Wait. Make that fourfold, because the soft, sweet garlic is traditionally mashed over toast, which is my favorite part of the entire endeavor.

With each clove of garlic you pull out if its skin, think of something sharp or unpleasant that has stung you over the years. That rejection letter from Martha Stewart Living? Drop it into your work bowl. Not skinny enough for skinny jeans? Toss that in, too. Continue to do so until all your cloves and cares have been peeled and thrown into the pile. Knowing that their power weakens with each moment of cooking makes the process almost as sweet as the garlic will be when you’ve finished.

Now I realize that the typical vampire is traditionally repelled by raw garlic, but never have I read anything indicating his tolerance for it cooked. So I’m taking my chances. If, for some reason, the vampire comes back to roost, I will immediately plunge myself into a large vat of skordalia for safe measure.

Serves 2 to 4 Vampire Offenders

Ingredients:

• 2/3 cups olive oil
• 4 whole chicken legs– thighs and drumsticks attached (Many recipes call for whole chickens to be used, but I prefer to use dark meet exclusively because it has more flavor than white meat and it’s less expensive. Besides, breast meat tends to dry out faster than a 50 year-old wet nurse…)
• 42 cloves of garlic, peeled and emotionally processed
• 3/4 cups chicken stock
• 1/2 cup dry white wine (or vermouth)
• 6 to 8 branches of fresh thyme, about which I refuse to allude to philosophically in this post
• About 1 tablespoon of fresh lemon zest
• About 1 tablespoon of butter, salted or unsalted– it doesn’t matter which.
• Salt and pepper, to taste.

Procedure:

1. Pre-heat your oven to 375 ºF. Rinse chicken, pat dry with paper towels, liberally apply salt and pepper to them, and let them come to room temperature.

2. In a large skillet or dutch oven, heat oil over a medium fire. Add chicken legs two at a time, browning well on both sides– about 3 minutes per side. Do your best not to tear the skin. Remove chicken to a plate and set aside until needed later.

3. Let the chicken fatty oil cool down a little, then add your garlic cloves and cook them over medium heat again, stirring and shaking the pan all the while to let then dance about inside. The goal here is to give them a little color– something for which vampires seem to have no appreciation, given their well-known views on daylight.

4. When the garlic is sufficiently browned, add the chicken stock and wine. Arrange your chicken over the garlic cloves, toss in the thyme and lemon zest and bring to a simmer. Do not under any circumstances cross the chicken legs– this is no time for false modesty.

5. When a simmer has been achieved, cover your pan with its accompanying lid or, if you have no lid, aluminum foil, making certain you have a tight seal. Pop the pan into your already-hot oven for about 1 1/2 hours.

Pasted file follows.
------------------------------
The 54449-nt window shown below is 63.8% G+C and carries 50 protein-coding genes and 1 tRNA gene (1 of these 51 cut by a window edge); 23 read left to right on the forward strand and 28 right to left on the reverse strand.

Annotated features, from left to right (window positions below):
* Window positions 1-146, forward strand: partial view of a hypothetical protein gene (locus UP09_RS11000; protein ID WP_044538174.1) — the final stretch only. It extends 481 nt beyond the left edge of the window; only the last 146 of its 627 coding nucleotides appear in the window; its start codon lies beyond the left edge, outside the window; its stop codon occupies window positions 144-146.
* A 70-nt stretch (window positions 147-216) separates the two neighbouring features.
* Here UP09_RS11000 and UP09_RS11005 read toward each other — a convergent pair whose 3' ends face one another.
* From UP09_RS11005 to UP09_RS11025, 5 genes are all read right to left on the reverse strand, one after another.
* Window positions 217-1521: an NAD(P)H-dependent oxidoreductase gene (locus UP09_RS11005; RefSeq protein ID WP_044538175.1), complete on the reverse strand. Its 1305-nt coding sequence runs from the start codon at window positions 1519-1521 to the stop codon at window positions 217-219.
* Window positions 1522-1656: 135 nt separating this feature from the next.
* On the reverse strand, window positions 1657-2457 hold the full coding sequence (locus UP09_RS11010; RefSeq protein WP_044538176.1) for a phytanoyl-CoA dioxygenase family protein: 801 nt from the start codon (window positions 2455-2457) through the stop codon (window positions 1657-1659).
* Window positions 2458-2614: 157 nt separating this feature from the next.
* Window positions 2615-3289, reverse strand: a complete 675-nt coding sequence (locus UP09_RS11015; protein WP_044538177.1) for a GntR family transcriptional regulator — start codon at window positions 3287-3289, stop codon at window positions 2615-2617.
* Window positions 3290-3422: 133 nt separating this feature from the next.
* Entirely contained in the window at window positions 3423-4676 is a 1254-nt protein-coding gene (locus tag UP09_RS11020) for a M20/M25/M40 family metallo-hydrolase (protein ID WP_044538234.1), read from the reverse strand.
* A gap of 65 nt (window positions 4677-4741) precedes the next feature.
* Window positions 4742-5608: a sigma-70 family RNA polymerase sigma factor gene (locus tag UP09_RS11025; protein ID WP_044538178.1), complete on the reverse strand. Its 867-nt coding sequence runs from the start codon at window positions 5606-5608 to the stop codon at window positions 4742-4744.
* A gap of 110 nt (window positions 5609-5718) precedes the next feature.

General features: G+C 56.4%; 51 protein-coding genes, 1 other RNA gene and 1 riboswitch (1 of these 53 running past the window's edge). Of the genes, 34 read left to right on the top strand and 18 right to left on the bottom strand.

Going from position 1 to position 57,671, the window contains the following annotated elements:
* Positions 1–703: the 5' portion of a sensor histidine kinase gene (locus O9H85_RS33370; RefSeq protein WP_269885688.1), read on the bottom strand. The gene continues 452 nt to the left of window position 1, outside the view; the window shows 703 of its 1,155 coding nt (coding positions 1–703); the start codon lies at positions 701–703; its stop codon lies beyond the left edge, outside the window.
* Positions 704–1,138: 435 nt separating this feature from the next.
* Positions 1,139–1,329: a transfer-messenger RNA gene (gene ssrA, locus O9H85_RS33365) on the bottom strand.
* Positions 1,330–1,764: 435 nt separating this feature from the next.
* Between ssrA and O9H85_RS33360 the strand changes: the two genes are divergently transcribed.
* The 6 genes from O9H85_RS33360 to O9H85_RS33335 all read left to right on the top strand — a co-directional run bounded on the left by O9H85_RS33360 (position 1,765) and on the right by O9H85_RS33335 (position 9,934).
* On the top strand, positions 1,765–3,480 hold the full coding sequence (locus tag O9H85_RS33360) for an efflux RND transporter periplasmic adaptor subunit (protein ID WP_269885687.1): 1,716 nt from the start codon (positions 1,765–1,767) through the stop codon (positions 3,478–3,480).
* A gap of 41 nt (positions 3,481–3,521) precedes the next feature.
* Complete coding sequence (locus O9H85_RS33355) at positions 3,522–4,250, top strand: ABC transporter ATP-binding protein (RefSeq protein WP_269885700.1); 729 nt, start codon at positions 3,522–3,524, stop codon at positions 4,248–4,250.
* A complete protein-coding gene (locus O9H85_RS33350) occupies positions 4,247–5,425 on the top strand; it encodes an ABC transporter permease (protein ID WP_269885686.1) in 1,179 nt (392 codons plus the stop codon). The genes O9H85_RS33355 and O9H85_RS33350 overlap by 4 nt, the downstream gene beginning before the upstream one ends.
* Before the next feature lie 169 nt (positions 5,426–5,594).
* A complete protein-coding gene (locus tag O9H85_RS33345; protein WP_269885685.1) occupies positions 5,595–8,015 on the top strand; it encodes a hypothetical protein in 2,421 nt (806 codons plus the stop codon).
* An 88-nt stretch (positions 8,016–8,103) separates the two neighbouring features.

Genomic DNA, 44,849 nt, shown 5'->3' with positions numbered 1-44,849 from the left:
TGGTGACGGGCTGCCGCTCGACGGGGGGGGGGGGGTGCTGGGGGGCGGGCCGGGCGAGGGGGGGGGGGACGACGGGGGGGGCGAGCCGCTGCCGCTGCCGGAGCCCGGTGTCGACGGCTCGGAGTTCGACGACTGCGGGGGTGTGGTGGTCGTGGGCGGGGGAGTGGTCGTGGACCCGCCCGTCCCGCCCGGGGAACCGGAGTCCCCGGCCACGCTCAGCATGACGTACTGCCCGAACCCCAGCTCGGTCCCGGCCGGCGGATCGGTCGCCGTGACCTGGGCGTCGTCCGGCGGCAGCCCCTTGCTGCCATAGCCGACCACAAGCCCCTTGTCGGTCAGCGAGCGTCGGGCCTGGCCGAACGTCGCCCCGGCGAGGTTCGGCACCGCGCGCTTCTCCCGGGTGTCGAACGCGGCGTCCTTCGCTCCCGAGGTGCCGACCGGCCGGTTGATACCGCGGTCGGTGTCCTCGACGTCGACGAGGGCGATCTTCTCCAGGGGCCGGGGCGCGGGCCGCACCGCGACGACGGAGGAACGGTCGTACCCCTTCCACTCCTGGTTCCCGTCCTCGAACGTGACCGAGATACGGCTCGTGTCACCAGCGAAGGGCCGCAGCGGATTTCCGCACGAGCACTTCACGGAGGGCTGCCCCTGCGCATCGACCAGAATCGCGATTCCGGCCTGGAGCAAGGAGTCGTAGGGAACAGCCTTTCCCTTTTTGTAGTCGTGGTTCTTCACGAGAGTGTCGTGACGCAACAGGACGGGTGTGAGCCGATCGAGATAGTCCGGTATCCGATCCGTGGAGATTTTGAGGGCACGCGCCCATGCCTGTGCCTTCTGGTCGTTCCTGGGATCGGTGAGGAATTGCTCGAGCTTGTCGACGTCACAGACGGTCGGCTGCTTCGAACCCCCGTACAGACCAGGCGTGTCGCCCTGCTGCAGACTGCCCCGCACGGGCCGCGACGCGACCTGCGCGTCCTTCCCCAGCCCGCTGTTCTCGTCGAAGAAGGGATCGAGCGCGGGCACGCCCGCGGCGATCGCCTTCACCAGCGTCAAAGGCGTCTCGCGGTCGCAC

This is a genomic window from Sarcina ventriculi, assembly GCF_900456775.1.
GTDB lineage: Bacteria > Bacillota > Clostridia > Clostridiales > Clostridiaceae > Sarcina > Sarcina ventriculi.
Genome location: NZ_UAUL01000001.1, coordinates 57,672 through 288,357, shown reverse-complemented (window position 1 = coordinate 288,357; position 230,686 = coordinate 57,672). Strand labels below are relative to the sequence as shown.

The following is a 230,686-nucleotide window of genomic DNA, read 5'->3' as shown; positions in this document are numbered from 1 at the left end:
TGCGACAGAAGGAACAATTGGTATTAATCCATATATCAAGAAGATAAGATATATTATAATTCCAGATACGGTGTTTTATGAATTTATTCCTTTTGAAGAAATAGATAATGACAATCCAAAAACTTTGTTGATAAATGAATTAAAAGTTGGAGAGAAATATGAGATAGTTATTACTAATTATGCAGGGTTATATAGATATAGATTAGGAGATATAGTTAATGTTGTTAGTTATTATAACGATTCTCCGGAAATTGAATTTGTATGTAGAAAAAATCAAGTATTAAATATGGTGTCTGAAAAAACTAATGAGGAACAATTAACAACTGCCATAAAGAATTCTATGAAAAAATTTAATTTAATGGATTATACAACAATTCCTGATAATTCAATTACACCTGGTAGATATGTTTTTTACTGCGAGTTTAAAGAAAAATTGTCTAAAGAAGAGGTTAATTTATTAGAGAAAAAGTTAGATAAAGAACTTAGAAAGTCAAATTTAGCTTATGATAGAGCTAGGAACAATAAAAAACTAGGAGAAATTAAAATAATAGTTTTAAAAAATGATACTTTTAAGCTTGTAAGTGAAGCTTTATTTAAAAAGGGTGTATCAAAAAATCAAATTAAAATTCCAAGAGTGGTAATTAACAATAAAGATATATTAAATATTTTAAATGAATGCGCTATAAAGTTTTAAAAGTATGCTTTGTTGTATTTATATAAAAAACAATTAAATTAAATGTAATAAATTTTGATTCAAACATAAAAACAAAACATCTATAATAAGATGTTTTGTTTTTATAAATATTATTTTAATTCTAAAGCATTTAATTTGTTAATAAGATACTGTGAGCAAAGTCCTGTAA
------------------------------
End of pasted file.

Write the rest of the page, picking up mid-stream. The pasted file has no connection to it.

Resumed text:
6. When the chicken is finished cooking, remove the pan from the oven and place it on your stove top. Take the chicken from the pot and place on a warm plate, covered. Remove, too, the garlic cloves and place in a bowl, also covered for warmth’s sake. Discard the thyme sprigs. Let the pot liquid simmer gently over a lowish medium flame until it has reduced by about half. Turn off the heat, add butter and stir in well. Your sauce should have the consistency of something slightly less than brown gravy. Taste and adjust seasonings to your own, particular preferences.

7. To serve, place chicken legs on a platter, scatter the garlic cloves around them and pour over the sauce. Or just grab a chicken leg, shake it violently at your now-weakened, fleeing demons, and eat it over the sink. However you choose to eat it, just remember to serve it with toast. Lots and lots of toast.

For the sweet, soul-saving garlic, I mean.

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About Michael Procopio

I write about food and am very fond of Edward Gorey. And gin.
This entry was posted in Meatness, Savories, Stage, Film, and Television and tagged , , , , , , . Bookmark the permalink.

33 Responses to Die, Vampire, Die.

  1. brhau says:

    I was really hoping this was going to be about the Twitter vampires.

  2. Ryan Franson says:

    It’s serendipity that my (now ritual) seventh, no-really-I’m-not-looking-again-after-this-time, perusal of my Twitter feed brought me here, rather than the cornucopia of good, less good, wildly conflicting recipes for this exact dish I would have waded through otherwise.

    I’m free of a trip into the Google recipe vortex. Thank you for that.